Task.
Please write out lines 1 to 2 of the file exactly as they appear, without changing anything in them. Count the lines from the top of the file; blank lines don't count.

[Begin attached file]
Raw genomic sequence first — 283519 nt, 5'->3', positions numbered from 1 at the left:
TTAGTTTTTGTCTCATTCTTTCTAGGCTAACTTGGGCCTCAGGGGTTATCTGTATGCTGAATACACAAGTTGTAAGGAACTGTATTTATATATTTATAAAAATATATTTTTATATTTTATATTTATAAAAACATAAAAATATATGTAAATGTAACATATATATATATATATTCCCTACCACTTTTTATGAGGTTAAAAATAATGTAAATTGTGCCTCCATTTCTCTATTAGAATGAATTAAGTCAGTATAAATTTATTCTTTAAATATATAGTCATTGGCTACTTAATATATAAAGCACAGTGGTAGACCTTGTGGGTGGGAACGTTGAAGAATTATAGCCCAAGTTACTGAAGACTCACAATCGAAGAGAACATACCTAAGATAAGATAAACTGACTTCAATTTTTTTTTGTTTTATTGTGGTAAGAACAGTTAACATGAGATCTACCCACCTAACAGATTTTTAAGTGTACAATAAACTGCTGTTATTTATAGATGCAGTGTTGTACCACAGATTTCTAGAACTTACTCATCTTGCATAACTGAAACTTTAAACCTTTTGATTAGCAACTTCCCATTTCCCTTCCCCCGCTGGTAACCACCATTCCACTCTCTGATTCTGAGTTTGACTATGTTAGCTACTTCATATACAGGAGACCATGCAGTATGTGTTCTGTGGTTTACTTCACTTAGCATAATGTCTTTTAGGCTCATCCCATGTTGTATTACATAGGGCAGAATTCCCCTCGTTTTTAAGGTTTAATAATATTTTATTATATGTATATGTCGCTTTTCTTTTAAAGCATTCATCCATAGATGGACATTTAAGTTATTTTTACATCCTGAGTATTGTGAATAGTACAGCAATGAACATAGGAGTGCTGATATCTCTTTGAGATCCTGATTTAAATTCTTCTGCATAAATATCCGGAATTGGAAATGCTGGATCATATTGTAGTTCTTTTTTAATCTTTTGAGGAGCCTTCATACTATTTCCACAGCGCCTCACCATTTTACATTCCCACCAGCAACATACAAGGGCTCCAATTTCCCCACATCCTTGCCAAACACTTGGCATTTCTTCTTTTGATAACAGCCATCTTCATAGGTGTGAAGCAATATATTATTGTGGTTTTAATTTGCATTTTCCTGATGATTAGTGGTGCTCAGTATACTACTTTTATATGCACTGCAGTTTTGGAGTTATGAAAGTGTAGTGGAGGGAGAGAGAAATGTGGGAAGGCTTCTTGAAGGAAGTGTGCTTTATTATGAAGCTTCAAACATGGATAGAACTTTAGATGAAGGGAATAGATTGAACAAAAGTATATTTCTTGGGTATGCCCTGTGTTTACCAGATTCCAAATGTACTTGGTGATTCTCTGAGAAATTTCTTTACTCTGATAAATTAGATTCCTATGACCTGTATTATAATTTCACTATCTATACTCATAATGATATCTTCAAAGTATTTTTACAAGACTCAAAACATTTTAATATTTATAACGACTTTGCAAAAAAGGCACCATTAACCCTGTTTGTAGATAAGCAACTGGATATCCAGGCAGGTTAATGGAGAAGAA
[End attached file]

Raw genomic sequence first — 283519 nt, 5'->3', positions numbered from 1 at the left:
TTAGTTTTTGTCTCATTCTTTCTAGGCTAACTTGGGCCTCAGGGGTTATCTGTATGCTGAATACACAAGTTGTAAGGAACTGTATTTATATATTTATAAAAATATATTTTTATATTTTATATTTATAAAAACATAAAAATATATGTAAATGTAACATATATATATATATATTCCCTACCACTTTTTATGAGGTTAAAAATAATGTAAATTGTGCCTCCATTTCTCTATTAGAATGAATTAAGTCAGTATAAATTTATTCTTTAAATATATAGTCATTGGCTACTTAATATATAAAGCACAGTGGTAGACCTTGTGGGTGGGAACGTTGAAGAATTATAGCCCAAGTTACTGAAGACTCACAATCGAAGAGAACATACCTAAGATAAGATAAACTGACTTCAATTTTTTTTTGTTTTATTGTGGTAAGAACAGTTAACATGAGATCTACCCACCTAACAGATTTTTAAGTGTACAATAAACTGCTGTTATTTATAGATGCAGTGTTGTACCACAGATTTCTAGAACTTACTCATCTTGCATAACTGAAACTTTAAACCTTTTGATTAGCAACTTCCCATTTCCCTTCCCCCGCTGGTAACCACCATTCCACTCTCTGATTCTGAGTTTGACTATGTTAGCTACTTCATATACAGGAGACCATGCAGTATGTGTTCTGTGGTTTACTTCACTTAGCATAATGTCTTTTAGGCTCATCCCATGTTGTATTACATAGGGCAGAATTCCCCTCGTTTTTAAGGTTTAATAATATTTTATTATATGTATATGTCGCTTTTCTTTTAAAGCATTCATCCATAGATGGACATTTAAGTTATTTTTACATCCTGAGTATTGTGAATAGTACAGCAATGAACATAGGAGTGCTGATATCTCTTTGAGATCCTGATTTAAATTCTTCTGCATAAATATCCGGAATTGGAAATGCTGGATCATATTGTAGTTCTTTTTTAATCTTTTGAGGAGCCTTCATACTATTTCCACAGCGCCTCACCATTTTACATTCCCACCAGCAACATACAAGGGCTCCAATTTCCCCACATCCTTGCCAAACACTTGGCATTTCTTCTTTTGATAACAGCCATCTTCATAGGTGTGAAGCAATATATTATTGTGGTTTTAATTTGCATTTTCCTGATGATTAGTGGTGCTCAGTATACTACTTTTATATGCACTGCAGTTTTGGAGTTATGAAAGTGTAGTGGAGGGAGAGAGAAATGTGGGAAGGCTTCTTGAAGGAAGTGTGCTTTATTATGAAGCTTCAAACATGGATAGAACTTTAGATGAAGGGAATAGATTGAACAAAAGTATATTTCTTGGGTATGCCCTGTGTTTACCAGATTCCAAATGTACTTGGTGATTCTCTGAGAAATTTCTTTACTCTGATAAATTAGATTCCTATGACCTGTATTATAATTTCACTATCTATACTCATAATGATATCTTCAAAGTATTTTTACAAGACTCAAAACATTTTAATATTTATAACGACTTTGCAAAAAAGGCACCATTAACCCTGTTTGTAGATAAGCAACTGGATATCCAGGCAGGTTAATGGAGAAGAA